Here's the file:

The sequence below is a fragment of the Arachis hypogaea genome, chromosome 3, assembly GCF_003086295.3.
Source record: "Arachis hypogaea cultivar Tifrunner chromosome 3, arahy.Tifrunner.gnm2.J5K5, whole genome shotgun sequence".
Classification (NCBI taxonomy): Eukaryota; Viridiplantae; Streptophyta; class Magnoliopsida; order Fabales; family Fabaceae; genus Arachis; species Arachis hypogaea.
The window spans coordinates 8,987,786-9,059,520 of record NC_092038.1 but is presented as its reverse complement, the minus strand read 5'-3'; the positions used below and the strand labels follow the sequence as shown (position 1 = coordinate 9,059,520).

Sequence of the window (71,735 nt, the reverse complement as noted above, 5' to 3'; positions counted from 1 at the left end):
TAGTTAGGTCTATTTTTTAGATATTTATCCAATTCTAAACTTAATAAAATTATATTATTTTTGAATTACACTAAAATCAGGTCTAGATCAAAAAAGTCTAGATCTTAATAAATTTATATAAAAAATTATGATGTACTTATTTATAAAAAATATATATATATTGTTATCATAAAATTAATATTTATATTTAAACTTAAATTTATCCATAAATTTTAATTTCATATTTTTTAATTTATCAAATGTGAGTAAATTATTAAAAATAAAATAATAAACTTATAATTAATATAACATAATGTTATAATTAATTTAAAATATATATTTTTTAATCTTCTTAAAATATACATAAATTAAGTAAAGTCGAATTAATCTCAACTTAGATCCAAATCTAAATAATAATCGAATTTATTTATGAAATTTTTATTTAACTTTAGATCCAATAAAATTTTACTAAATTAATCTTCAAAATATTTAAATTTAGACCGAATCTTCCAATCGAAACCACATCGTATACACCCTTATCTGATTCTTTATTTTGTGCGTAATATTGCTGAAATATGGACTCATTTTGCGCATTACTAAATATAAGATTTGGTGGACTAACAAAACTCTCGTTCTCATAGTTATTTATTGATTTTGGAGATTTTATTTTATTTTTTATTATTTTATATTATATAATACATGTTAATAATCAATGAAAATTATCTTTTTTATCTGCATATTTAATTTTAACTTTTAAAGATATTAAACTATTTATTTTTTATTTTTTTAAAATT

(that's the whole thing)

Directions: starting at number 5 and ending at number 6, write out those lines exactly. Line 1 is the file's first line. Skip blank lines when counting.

Sequence of the window (71,735 nt, the reverse complement as noted above, 5' to 3'; positions counted from 1 at the left end):
TAGTTAGGTCTATTTTTTAGATATTTATCCAATTCTAAACTTAATAAAATTATATTATTTTTGAATTACACTAAAATCAGGTCTAGATCAAAAAAGTCTAGATCTTAATAAATTTATATAAAAAATTATGATGTACTTATTTATAAAAAATATATATATATTGTTATCATAAAATTAATATTTATATTTAAACTTAAATTTATCCATAAATTTTAATTTCATATTTTTTAATTTATCAAATGTGAGTAAATTATTAAAAATAAAATAATAAACTTATAATTAATATAACATAATGTTATAATTAATTTAAAATATATATTTTTTAATCTTCTTAAAATATACATAAATTAAGTAAAGTCGAATTAATCTCAACTTAGATCCAAATCTAAATAATAATCGAATTTATTTATGAAATTTTTATTTAACTTTAGATCCAATAAAATTTTACTAAATTAATCTTCAAAATATTTAAATTTAGACCGAATCTTCCAATCGAAACCACATCGTATACACCCTTATCTGATTCTTTATTTTGTGCGTAATATTGCTGAAATATGGACTCATTTTGCGCATTACTAAATATAAGATTTGGTGGACTAACAAAACTCTCGTTCTCATAGTTATTTATTGATTTTGGAGATTTTATTTTATTTTTTATTATTTTATATTATATAATACATGTTAATAATCAATGAAAATTATCTTTTTTATCTGCATATTTAATTTTAACTTTTAAAGATATTAAACTATTTATTTTTTATTTTTTTAAAATT